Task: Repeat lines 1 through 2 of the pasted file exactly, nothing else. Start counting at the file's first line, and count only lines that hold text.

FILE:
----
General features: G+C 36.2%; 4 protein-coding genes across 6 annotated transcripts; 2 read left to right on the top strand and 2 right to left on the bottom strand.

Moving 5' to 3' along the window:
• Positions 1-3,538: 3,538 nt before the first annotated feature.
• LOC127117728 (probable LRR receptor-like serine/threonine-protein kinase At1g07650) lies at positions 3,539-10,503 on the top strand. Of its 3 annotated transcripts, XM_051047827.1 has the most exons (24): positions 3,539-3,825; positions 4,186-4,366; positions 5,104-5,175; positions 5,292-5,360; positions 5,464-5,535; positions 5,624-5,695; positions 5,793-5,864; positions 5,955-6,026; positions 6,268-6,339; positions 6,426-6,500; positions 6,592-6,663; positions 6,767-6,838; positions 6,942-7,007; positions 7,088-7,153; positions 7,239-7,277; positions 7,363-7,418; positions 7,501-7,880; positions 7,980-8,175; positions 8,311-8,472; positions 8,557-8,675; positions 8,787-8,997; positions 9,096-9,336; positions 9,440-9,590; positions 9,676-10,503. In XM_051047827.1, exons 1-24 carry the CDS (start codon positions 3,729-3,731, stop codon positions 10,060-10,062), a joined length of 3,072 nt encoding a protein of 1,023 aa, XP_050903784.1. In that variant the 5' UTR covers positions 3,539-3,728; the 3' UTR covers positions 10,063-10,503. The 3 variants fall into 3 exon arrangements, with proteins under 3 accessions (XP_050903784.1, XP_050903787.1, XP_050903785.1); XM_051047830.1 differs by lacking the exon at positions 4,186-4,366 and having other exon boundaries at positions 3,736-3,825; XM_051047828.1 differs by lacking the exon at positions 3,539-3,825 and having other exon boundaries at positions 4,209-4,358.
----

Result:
General features: G+C 36.2%; 4 protein-coding genes across 6 annotated transcripts; 2 read left to right on the top strand and 2 right to left on the bottom strand.

Moving 5' to 3' along the window: